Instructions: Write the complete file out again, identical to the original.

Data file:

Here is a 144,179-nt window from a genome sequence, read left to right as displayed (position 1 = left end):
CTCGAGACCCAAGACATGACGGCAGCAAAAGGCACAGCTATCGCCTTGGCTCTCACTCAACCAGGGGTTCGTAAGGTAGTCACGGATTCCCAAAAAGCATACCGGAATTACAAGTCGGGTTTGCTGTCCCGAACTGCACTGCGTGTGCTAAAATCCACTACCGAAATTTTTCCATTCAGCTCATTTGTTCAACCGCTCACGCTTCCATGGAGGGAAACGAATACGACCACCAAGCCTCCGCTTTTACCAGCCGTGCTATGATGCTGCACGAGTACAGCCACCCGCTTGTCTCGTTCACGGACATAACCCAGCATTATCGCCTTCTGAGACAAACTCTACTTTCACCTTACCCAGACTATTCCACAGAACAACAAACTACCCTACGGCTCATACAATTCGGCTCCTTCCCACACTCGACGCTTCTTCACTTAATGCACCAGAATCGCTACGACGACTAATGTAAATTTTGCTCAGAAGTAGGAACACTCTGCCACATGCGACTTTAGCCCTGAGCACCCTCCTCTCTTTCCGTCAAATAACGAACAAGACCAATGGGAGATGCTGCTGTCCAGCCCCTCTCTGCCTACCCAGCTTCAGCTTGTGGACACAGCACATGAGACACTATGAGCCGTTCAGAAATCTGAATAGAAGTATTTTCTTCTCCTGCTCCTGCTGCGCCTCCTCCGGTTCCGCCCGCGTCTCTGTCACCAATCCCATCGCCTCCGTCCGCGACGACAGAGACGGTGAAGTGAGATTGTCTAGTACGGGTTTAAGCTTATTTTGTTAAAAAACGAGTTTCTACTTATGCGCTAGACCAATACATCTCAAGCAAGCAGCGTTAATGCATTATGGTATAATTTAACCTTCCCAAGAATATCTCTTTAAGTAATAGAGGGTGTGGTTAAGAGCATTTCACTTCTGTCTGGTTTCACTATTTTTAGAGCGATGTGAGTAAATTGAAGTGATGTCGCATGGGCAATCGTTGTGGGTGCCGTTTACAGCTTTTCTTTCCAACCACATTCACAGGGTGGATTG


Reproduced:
Here is a 144,179-nt window from a genome sequence, read left to right as displayed (position 1 = left end):
CTCGAGACCCAAGACATGACGGCAGCAAAAGGCACAGCTATCGCCTTGGCTCTCACTCAACCAGGGGTTCGTAAGGTAGTCACGGATTCCCAAAAAGCATACCGGAATTACAAGTCGGGTTTGCTGTCCCGAACTGCACTGCGTGTGCTAAAATCCACTACCGAAATTTTTCCATTCAGCTCATTTGTTCAACCGCTCACGCTTCCATGGAGGGAAACGAATACGACCACCAAGCCTCCGCTTTTACCAGCCGTGCTATGATGCTGCACGAGTACAGCCACCCGCTTGTCTCGTTCACGGACATAACCCAGCATTATCGCCTTCTGAGACAAACTCTACTTTCACCTTACCCAGACTATTCCACAGAACAACAAACTACCCTACGGCTCATACAATTCGGCTCCTTCCCACACTCGACGCTTCTTCACTTAATGCACCAGAATCGCTACGACGACTAATGTAAATTTTGCTCAGAAGTAGGAACACTCTGCCACATGCGACTTTAGCCCTGAGCACCCTCCTCTCTTTCCGTCAAATAACGAACAAGACCAATGGGAGATGCTGCTGTCCAGCCCCTCTCTGCCTACCCAGCTTCAGCTTGTGGACACAGCACATGAGACACTATGAGCCGTTCAGAAATCTGAATAGAAGTATTTTCTTCTCCTGCTCCTGCTGCGCCTCCTCCGGTTCCGCCCGCGTCTCTGTCACCAATCCCATCGCCTCCGTCCGCGACGACAGAGACGGTGAAGTGAGATTGTCTAGTACGGGTTTAAGCTTATTTTGTTAAAAAACGAGTTTCTACTTATGCGCTAGACCAATACATCTCAAGCAAGCAGCGTTAATGCATTATGGTATAATTTAACCTTCCCAAGAATATCTCTTTAAGTAATAGAGGGTGTGGTTAAGAGCATTTCACTTCTGTCTGGTTTCACTATTTTTAGAGCGATGTGAGTAAATTGAAGTGATGTCGCATGGGCAATCGTTGTGGGTGCCGTTTACAGCTTTTCTTTCCAACCACATTCACAGGGTGGATTG